Drapers Gardens is a site in the City of London at the junction of Throgmorton Avenue and Copthall Avenue on land owned by the Drapers' Company, originally forming gardens it was largely built over by the early twentieth century. It has been the site of two major office blocks since the 1960s.
Drapers' Gardens before the 1960s
Before the building of a comprehensive sewage system in London during the later nineteenth century the site had been largely undeveloped since Roman time as it was waterlogged by tributaries of the River Walbrook. During the period from the first occupation by the Drapers' Company in 1544 it was a market garden and place of recreation, After the Great Fire of London the west side was built over. Over the following two hundred years the remainder of the gardens remained a largely open space but were finally built over in 1873 (except for a small patch to the east of Throgmorton Avenue, now the gardens of Drapers' Hall) . The buildings standing within the boundary of the Drapers' Company property line on the west side of Throgmorton Avenue were demolished to make way for the Seifert Tower.
Seifert's Drapers' Gardens
The original Drapers Gardens was a skyscraper in the City of London, designed by architect Richard Seifert. It stood at 100 metres (328 ft) tall and had 30 storeys. It was completed in 1967 and demolished in 2007.
When viewed from Waterloo Bridge (as in the photograph below), Drapers Gardens appeared as the closest office tower to St Paul's Cathedral. Conversely, there were those who cited the building as a fine example of its period and one of the few genuinely well-designed towers of the 1960s. Richard Seifert, its designer as well as the architect of Tower 42, described the Drapers Gardens' skyscraper as his proudest achievement.
During the eighties it became apparent that Seifert's building was not suitable as a modern office space and letting income dried up. The new office development was designed by Foggo Associates. The replacement Drapers Gardens is 75 metres (246 ft) tall with 16 floors, three roof terraces and a pocket park, at 270,000 square feet (25,000 m2) it has more floor space than the Seifert's design. The building’s stepped profile was developed in response to local and long distance views, and landscaped roof gardens were to provide amenity space for the buildings occupiers.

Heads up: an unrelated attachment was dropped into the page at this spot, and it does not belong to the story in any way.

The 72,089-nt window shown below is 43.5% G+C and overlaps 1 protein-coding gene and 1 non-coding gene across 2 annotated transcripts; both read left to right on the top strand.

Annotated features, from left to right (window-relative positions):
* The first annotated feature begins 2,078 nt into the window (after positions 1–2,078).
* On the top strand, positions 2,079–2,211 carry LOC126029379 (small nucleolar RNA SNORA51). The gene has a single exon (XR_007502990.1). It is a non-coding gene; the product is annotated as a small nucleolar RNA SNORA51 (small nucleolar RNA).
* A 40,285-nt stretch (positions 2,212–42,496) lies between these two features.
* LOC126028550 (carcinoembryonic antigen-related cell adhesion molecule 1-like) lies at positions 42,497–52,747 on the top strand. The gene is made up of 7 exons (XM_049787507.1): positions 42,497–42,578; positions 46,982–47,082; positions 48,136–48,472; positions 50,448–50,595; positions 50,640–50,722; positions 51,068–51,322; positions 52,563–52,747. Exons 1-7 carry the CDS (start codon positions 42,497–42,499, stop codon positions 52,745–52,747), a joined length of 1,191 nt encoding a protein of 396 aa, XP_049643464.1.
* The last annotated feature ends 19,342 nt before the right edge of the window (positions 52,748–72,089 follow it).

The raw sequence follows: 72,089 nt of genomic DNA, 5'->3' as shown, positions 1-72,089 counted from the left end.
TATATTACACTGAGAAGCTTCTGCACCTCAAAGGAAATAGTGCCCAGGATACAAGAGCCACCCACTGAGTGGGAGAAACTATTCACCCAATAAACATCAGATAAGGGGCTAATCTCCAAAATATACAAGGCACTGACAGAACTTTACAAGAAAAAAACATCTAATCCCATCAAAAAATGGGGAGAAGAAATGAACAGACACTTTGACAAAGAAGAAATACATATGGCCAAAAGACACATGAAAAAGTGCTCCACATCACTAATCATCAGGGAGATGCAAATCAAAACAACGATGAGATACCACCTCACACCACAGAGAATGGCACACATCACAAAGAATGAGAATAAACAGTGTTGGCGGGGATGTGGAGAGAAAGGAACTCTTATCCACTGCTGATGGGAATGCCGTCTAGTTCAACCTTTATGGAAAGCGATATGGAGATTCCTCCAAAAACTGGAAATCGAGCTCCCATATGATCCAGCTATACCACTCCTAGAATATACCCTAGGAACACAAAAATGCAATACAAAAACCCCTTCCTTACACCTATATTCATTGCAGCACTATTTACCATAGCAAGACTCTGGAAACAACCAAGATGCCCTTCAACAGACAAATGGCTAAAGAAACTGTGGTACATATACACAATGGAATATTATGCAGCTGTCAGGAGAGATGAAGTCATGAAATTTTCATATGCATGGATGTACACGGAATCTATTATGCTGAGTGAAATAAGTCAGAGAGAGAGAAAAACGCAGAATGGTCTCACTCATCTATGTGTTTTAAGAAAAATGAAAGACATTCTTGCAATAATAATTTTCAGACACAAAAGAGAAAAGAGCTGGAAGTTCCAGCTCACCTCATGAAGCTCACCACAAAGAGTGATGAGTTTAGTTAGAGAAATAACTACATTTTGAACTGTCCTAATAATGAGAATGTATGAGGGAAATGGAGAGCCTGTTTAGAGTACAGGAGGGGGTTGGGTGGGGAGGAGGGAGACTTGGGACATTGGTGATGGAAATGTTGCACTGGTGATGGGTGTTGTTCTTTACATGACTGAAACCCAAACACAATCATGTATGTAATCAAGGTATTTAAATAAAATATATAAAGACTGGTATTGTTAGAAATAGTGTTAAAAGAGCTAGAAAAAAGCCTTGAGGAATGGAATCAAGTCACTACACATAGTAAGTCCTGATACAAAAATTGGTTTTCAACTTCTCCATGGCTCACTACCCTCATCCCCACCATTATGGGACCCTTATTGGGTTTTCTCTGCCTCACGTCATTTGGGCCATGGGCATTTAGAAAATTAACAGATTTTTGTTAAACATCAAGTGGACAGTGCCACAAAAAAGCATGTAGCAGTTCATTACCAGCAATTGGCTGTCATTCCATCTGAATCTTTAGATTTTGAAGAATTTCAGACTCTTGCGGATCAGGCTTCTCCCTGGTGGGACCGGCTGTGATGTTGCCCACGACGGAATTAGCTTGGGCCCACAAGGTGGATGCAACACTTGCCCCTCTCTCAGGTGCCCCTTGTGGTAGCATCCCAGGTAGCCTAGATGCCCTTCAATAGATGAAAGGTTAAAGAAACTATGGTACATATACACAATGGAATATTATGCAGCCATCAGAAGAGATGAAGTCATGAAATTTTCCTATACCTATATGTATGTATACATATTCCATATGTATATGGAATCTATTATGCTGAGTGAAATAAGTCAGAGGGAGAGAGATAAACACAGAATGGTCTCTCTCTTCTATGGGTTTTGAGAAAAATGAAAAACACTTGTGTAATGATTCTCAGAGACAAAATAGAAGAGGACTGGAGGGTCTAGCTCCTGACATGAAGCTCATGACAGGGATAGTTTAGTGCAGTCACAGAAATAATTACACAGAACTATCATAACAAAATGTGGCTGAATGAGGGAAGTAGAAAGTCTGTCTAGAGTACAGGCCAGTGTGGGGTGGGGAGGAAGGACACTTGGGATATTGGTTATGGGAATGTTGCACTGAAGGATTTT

The developers were Exemplar Developments and Canary Wharf Developments. It was completed in Autumn 2009. The development was then sold on to Evans Randall in 2010 for £242.5 million. Most of the floors of the building were originally taken by Macquarie, however BlackRock subsequently made a higher offer.
Between the demolition and rebuilding, an archaeological dig by Pre-Construct Archaeology Ltd found Roman remains dating from 63 AD to 383 AD. These included a well with 19 metal vessels in an exceptional state of preservation, a ruler, and the skull of a bear.
- Tom Girtin 'The Triple Crowns, A narrative history of the Drapers' Company 1364-1964' London 1964. p122 and 225
- Tom Girtin 'The Triple Crowns, A narrative history of the Drapers' Company 1364-1964' London 1964. p260
- Tom Girtin 'The Triple Crowns, A narrative history of the Drapers' Company 1364-1964' London 1964. p335
- "Drapers Gardens - SkyscraperNews.com". Retrieved 2008-12-08.
- "Drapers Gardens - Risky Buildings". Archived from the original on 2008-08-03. Retrieved 2008-12-08.
-  Foggo Associates
- Evans Randall buys Drapers Gardens in the City PropertyWeek.com 25 August 2010
- FT Macquarie moving to Drapers Gardens, October 22, 2009
- FT BlackRock signs up to City building, January 7, 2010
- "Excavations at Drapers Gardens, City of London - Pre-Construct". Retrieved 2008-12-08.
- Cleland, Gary (2007-12-06). "Roman artifacts discovered in London well - Telegraph.co.uk". The Daily Telegraph. Retrieved 2008-12-08.
- Drapers Gardens details of the new development
- News story on the planned demolition
- Emporis.com on the current building
- Details of the redevelopment
- Drapers Gardens by the 20th century society
- The RiskyBuildings.Org Article